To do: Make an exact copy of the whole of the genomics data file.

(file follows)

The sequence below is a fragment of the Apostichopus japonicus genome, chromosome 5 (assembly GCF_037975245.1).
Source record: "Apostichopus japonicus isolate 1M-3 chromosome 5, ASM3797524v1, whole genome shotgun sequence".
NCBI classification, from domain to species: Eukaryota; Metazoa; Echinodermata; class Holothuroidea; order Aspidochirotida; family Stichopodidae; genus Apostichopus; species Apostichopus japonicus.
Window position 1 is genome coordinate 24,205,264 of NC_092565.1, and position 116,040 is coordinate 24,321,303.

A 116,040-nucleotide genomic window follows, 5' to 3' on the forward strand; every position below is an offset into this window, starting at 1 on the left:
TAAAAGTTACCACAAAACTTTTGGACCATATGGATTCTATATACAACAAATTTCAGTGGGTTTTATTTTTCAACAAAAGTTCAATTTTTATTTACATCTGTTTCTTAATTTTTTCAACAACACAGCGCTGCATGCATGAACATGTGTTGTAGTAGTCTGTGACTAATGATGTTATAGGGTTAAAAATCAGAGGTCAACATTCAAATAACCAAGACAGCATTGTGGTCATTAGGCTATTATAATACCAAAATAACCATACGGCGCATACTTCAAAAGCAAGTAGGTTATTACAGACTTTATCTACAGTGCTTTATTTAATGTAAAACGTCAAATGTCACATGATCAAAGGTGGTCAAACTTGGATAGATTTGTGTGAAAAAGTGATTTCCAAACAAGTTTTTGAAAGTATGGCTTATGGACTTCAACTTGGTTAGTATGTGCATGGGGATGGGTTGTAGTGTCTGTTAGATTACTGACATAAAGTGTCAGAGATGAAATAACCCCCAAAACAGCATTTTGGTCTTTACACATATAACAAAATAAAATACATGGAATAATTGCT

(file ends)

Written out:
The sequence below is a fragment of the Apostichopus japonicus genome, chromosome 5 (assembly GCF_037975245.1).
Source record: "Apostichopus japonicus isolate 1M-3 chromosome 5, ASM3797524v1, whole genome shotgun sequence".
NCBI classification, from domain to species: Eukaryota; Metazoa; Echinodermata; class Holothuroidea; order Aspidochirotida; family Stichopodidae; genus Apostichopus; species Apostichopus japonicus.
Window position 1 is genome coordinate 24,205,264 of NC_092565.1, and position 116,040 is coordinate 24,321,303.

A 116,040-nucleotide genomic window follows, 5' to 3' on the forward strand; every position below is an offset into this window, starting at 1 on the left:
TAAAAGTTACCACAAAACTTTTGGACCATATGGATTCTATATACAACAAATTTCAGTGGGTTTTATTTTTCAACAAAAGTTCAATTTTTATTTACATCTGTTTCTTAATTTTTTCAACAACACAGCGCTGCATGCATGAACATGTGTTGTAGTAGTCTGTGACTAATGATGTTATAGGGTTAAAAATCAGAGGTCAACATTCAAATAACCAAGACAGCATTGTGGTCATTAGGCTATTATAATACCAAAATAACCATACGGCGCATACTTCAAAAGCAAGTAGGTTATTACAGACTTTATCTACAGTGCTTTATTTAATGTAAAACGTCAAATGTCACATGATCAAAGGTGGTCAAACTTGGATAGATTTGTGTGAAAAAGTGATTTCCAAACAAGTTTTTGAAAGTATGGCTTATGGACTTCAACTTGGTTAGTATGTGCATGGGGATGGGTTGTAGTGTCTGTTAGATTACTGACATAAAGTGTCAGAGATGAAATAACCCCCAAAACAGCATTTTGGTCTTTACACATATAACAAAATAAAATACATGGAATAATTGCT